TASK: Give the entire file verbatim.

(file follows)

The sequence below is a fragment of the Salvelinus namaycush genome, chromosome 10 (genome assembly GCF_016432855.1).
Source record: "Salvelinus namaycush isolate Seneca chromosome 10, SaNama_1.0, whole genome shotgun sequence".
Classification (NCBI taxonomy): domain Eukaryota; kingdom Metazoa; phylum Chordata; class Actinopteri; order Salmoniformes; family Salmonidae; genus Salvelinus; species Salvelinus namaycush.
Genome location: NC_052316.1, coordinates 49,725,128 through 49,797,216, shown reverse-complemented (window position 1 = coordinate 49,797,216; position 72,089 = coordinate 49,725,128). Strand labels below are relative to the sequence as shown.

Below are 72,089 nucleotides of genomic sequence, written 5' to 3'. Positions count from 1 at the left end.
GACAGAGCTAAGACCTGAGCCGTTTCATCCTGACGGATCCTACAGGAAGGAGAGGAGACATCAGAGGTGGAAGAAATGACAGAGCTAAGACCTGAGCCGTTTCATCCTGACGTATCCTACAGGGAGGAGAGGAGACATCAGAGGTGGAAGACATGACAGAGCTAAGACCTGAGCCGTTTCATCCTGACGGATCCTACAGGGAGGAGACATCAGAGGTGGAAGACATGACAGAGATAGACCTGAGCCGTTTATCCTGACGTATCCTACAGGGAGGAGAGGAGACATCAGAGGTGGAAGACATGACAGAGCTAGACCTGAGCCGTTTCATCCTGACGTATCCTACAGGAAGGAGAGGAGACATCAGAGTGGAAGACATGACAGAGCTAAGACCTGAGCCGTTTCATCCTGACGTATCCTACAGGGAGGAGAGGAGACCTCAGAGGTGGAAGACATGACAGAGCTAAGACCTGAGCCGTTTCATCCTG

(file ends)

The sequence below is a fragment of the Salvelinus namaycush genome, chromosome 10 (genome assembly GCF_016432855.1).
Source record: "Salvelinus namaycush isolate Seneca chromosome 10, SaNama_1.0, whole genome shotgun sequence".
Classification (NCBI taxonomy): domain Eukaryota; kingdom Metazoa; phylum Chordata; class Actinopteri; order Salmoniformes; family Salmonidae; genus Salvelinus; species Salvelinus namaycush.
Genome location: NC_052316.1, coordinates 49,725,128 through 49,797,216, shown reverse-complemented (window position 1 = coordinate 49,797,216; position 72,089 = coordinate 49,725,128). Strand labels below are relative to the sequence as shown.

Below are 72,089 nucleotides of genomic sequence, written 5' to 3'. Positions count from 1 at the left end.
GACAGAGCTAAGACCTGAGCCGTTTCATCCTGACGGATCCTACAGGAAGGAGAGGAGACATCAGAGGTGGAAGAAATGACAGAGCTAAGACCTGAGCCGTTTCATCCTGACGTATCCTACAGGGAGGAGAGGAGACATCAGAGGTGGAAGACATGACAGAGCTAAGACCTGAGCCGTTTCATCCTGACGGATCCTACAGGGAGGAGACATCAGAGGTGGAAGACATGACAGAGATAGACCTGAGCCGTTTATCCTGACGTATCCTACAGGGAGGAGAGGAGACATCAGAGGTGGAAGACATGACAGAGCTAGACCTGAGCCGTTTCATCCTGACGTATCCTACAGGAAGGAGAGGAGACATCAGAGTGGAAGACATGACAGAGCTAAGACCTGAGCCGTTTCATCCTGACGTATCCTACAGGGAGGAGAGGAGACCTCAGAGGTGGAAGACATGACAGAGCTAAGACCTGAGCCGTTTCATCCTG